What’s in a name? Well, in Korea — quite a bit actually!
Many Korean parents will spend a lot of time and money to come up with the perfect name for their child. They believe that a person’s name can determine their destiny. With a child’s future on the line, it’s important to come up with a good name.
If you’re not used to pronouncing Korean names it’s best to brush up on that before diving in!
Here at 90 Day Korean, we want you to have a Korean name as well. While it can be tough to come up with the perfect name, we’re going to help point you in the right direction so that it becomes much more likely.
As an expat living or traveling in Korea (or even living in your home country and interacting with Koreans), it’s easy to notice a barrier at times due to cultural differences.
Having a Korean name is a great way to break the ice with Koreans and get started on the right foot. It adds just a little extra layer of comfort and Koreans will have fun calling you by your Korean name. It sounds familiar to them!
Kim Yuna (김연아)
Lee Min-ho (이민호)
Bae Yong-joon (배용준)
As you can see, most Korean names have three syllables. There are some names with more and some with less, but the huge majority of names have three syllables.
You should probably stick with three as well when coming up with a Korean name for yourself!
In Korean, the surname is written first. So the first syllable you see is the family name. By far the most common Korean surnames are 김 (Kim), 이 (Lee) and 박 (Park).
The second two syllables you see are the given name.
We’ve come up with a list of five methods you can use to make your very own Korean name.
Take a look through, try out the different methods, and hopefully come out with a Korean name you can start introducing yourself with starting tomorrow!
It’s going to be lots of fun. Let’s get started!
Method 1: Write Your Given Name in Korean Characters
The first method you can use to make a Korean name is not to make one at all! You can simply take your name and write it in Korean based on the way it sounds.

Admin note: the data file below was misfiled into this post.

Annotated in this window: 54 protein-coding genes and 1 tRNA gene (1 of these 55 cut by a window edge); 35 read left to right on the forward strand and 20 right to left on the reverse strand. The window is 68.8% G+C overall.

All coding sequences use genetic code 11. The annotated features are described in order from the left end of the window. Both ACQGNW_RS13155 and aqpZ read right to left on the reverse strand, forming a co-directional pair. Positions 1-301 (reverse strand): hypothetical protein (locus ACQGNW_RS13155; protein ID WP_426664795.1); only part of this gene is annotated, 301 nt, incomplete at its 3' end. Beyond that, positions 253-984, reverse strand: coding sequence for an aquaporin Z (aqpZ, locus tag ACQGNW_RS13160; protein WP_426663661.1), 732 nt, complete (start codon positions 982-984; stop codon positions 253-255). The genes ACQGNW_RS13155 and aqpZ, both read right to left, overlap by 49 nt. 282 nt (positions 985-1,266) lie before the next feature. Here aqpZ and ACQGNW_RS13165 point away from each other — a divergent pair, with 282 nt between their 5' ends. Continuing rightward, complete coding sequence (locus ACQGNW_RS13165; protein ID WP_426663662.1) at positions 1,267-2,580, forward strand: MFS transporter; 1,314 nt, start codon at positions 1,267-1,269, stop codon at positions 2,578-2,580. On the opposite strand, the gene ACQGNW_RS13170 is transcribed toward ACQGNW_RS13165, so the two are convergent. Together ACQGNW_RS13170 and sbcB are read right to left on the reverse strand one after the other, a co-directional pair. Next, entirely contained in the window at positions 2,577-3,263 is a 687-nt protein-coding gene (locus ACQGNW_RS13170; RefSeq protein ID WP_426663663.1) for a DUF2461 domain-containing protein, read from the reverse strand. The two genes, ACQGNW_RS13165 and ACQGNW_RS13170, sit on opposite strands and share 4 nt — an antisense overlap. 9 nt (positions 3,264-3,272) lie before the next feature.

While this isn’t a Korean name per se, it is a first step you can take to make it easier for Koreans to pronounce and read your name. It makes things comfortable!
No matter which method you choose to go with for making your Korean name, you should probably go through this step first anyway. There are many situations when knowing your name’s spelling in Korean will come in handy! If you can’t yet read Korean or don’t know the Korean characters, you can learn them in about an hour by taking our 90 Minute Challenge.
When writing your name in Korean, it all comes down to vowel sounds. It’s important to sound it out just right!
When you do this, sometimes an English name with only a few letters can have many syllables in Korean.
Let’s take the English name Michael for example. To write it in Korean, we need to sound it out.
The first thing we could do is break it into two syllables.
For the first syllable, we need to think which Korean characters could make that ‘long i’ sound. No single Korean character has that sound on its own.
How about 아 + 이? That sounds right. Let’s add in the “m” sound in front of the ㅏand we’ll be good to go!
First part: 마이
Now let’s focus on the second syllable. If you sound it out, it sounds more like “keul.” As you remember from the 90 Minute Challenge, the character that makes the “k” sound is ㅋ. It looks like a key! Let’s use that one.
The final step is to add in the “eul” sound. That should be easy! The Korean character that makes the “eu” sound is ㅡ and the “l” ending we can make with ㄹ. Shall we stack them together?
Second part: 클
There we have it, we’re all finished! We ended up with three syllables:
Let’s take a look at some more common names in English as examples:
There is a smartphone app called “Write Your Name In…” and it has a Korean function. The main problem we have found with it is that it doesn’t have that many names in its database. However, if you have a common Korean name, this is one way you can check your work once you’re done.
You can find it here:
Definitely try writing it yourself first though. Not only is it great practice, but it’s a lot of fun!
Method 2: Use a Korean Name Application
There are some applications and websites out there that can help you come up with a Korean name of your own.
Some of them use your real name to help generate a similar-sounding Korean name, while some use your birthday. Others seem to come up with a Korean name at random — when you refresh the page, you’ve got a completely different name!
Those are the main reasons we recommend against using this method. However, you never know — you might just get a great-sounding Korean name that suits you or at the very least, it could be the starting point for improvement.